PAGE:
Learn Ansible

4.4 (7 reviews total)
By Russ McKendrick
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  1. An Introduction to Ansible

About this book

Ansible has grown from a small, open source orchestration tool to a full-blown orchestration and configuration management tool owned by Red Hat. Its powerful core modules cover a wide range of infrastructures, including on-premises systems and public clouds, operating systems, devices, and services—meaning it can be used to manage pretty much your entire end-to-end environment. Trends and surveys say that Ansible is the first choice of tool among system administrators as it is so easy to use.

This end-to-end, practical guide will take you on a learning curve from beginner to pro. You'll start by installing and configuring the Ansible to perform various automation tasks. Then, we'll dive deep into the various facets of infrastructure, such as cloud, compute and network infrastructure along with security.

By the end of this book, you'll have an end-to-end understanding of Ansible and how you can apply it to your own environments.

Publication date:
June 2018


An Introduction to Ansible

In our first chapter, we are going to be looking at the technology world before tools such as Ansible came into existence in order to get an understanding of why Ansible was needed.

Before we start to talk about Ansible, let's quickly discuss the old world. I have been working with servers, mostly ones that serve web pages, since the late 90s, and the landscape is unrecognizable. To give you an idea of how I used to operate my early servers, here is a quick overview of my first few years running servers.

Like most people at the time, I started with a shared hosting account where I had very little control over anything on the server side when the site I was running at the time outgrew shared hosting. I moved to a dedicated server—this is where I thought I would be able to flex my future system administrator muscles, but I was wrong.

The server I got was a Cobalt RaQ 3, a 1U server appliance, which, in my opinion, was ahead of its time. However, I did not have root level access to the machine and for everything I needed to do, I had to use the web-based control panel. Eventually, I got a level of access where I could access the server using SSH or Telnet (I know, it was the early days), and I started to teach myself how to be a system administrator by making changes in the web control panel and looking at the changes to the configuration files on the server.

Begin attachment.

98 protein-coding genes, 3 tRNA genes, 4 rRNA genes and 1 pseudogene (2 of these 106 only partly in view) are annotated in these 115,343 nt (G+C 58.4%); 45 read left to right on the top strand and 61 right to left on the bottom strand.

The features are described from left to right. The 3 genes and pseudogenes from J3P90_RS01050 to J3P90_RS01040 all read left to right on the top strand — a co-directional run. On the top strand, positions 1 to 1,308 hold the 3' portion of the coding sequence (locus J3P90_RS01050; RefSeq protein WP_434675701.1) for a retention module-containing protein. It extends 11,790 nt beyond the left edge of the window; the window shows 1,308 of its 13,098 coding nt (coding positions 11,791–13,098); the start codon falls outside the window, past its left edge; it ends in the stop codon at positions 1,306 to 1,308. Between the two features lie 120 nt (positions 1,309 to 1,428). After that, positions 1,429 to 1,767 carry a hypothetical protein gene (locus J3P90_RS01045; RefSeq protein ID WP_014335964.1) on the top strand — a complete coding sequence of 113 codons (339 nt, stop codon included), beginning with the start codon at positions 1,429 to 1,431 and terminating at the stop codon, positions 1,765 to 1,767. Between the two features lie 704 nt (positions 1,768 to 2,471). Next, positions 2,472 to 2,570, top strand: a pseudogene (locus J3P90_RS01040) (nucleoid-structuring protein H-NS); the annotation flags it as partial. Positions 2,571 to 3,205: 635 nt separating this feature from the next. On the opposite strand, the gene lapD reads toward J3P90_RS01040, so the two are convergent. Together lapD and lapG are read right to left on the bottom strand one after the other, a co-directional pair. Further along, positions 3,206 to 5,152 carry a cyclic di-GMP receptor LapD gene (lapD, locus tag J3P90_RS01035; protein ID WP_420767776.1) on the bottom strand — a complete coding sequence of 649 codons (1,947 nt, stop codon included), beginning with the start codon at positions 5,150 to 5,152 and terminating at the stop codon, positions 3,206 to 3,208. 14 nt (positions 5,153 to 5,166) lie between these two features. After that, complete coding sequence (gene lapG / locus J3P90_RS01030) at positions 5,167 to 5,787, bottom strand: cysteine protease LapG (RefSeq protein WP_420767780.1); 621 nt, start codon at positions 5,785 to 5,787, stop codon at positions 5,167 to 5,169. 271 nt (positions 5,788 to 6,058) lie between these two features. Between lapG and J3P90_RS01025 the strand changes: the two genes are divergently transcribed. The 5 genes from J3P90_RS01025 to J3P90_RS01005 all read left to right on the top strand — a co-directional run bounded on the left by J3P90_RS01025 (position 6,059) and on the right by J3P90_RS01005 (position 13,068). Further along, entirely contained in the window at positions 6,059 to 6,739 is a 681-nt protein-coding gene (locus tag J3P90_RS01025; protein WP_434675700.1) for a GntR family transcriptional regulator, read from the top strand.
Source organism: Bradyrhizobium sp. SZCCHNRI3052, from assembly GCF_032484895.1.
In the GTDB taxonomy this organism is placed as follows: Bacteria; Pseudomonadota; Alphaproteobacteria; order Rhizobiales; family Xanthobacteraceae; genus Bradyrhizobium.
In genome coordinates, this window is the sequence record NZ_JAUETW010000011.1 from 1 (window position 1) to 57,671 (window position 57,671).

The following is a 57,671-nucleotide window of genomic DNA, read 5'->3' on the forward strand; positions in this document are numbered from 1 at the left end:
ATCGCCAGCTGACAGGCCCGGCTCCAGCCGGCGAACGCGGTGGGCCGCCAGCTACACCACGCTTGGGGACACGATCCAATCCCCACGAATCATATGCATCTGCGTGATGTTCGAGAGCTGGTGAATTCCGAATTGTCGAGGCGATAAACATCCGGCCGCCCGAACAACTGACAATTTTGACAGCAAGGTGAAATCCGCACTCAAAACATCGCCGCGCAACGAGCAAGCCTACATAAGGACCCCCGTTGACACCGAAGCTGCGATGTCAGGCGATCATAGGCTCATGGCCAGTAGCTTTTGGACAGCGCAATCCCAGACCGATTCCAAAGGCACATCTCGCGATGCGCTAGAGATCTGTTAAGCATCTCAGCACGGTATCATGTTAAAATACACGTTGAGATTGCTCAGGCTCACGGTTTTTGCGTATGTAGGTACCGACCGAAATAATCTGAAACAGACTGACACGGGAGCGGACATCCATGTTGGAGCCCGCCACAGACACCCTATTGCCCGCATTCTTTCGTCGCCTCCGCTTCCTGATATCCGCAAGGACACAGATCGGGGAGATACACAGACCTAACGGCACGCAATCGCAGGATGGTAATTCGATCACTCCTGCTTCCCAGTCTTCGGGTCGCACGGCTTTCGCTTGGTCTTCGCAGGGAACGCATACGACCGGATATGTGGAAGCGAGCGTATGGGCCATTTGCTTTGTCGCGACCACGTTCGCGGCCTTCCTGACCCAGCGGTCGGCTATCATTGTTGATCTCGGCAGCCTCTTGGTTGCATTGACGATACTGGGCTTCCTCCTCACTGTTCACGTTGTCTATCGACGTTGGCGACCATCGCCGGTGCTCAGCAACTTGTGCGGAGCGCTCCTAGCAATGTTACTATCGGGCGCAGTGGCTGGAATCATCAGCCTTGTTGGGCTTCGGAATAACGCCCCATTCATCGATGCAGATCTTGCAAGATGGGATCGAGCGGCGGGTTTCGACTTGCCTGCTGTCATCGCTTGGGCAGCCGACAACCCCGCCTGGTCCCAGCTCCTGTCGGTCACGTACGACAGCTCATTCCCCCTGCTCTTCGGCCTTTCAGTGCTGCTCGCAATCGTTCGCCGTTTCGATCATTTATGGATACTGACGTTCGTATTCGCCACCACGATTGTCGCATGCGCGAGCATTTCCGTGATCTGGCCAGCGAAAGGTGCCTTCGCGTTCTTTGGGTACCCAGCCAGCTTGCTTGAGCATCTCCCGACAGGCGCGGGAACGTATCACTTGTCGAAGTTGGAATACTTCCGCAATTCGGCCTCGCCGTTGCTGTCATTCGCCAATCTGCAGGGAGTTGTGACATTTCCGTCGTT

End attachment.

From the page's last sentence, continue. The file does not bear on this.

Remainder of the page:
After a while, I changed servers and this time opted to forego any web-based control panel and just use what I had learned with the Cobalt RaQ to configure my first proper Linux, Apache, MySQL, PHP (LAMP) server by using the pages of notes I had made. I had created my own runbooks of one-liners to install and configure the software I needed, as well as numerous scribbles to help me look into problems and keep the lights on.

After I got my second server for another project, I realized that was probably a good time to type out my notes so that I could copy and paste them when I needed to deploy a server, which I am glad I did, as it was shortly after my first server failed—my host apologized and replaced it with a higher-specification but completely fresh machine with an updated operating system.

So I grabbed my Microsoft Word file containing the notes I made and proceeded to then copy and paste each instruction, making tweaks based on what I needed to install and also on the upgraded operating system. Several hours later, I had my server up and running and my data restored.

One of the important lessons I learned, other than that there is no such thing as too many backups, was to not use Microsoft Word to store these types of notes; the command doesn't care if your notes are all nicely formatted with headings and courier font for the bits you need to paste. What it does care about is using proper syntax, which Word had managed to autocorrect and format for print.

So, I made a copy of the history file on the server and transcribed my notes in plaintext. These notes provided the base for the next few years as I started to script parts of them, mostly the bits that didn't require any user input.

These scraps of commands, one-liners, and scripts were all adapted through Red Hat Linux 6—note the lack of the word Enterprise—all the way through to CentOS 3 and 4.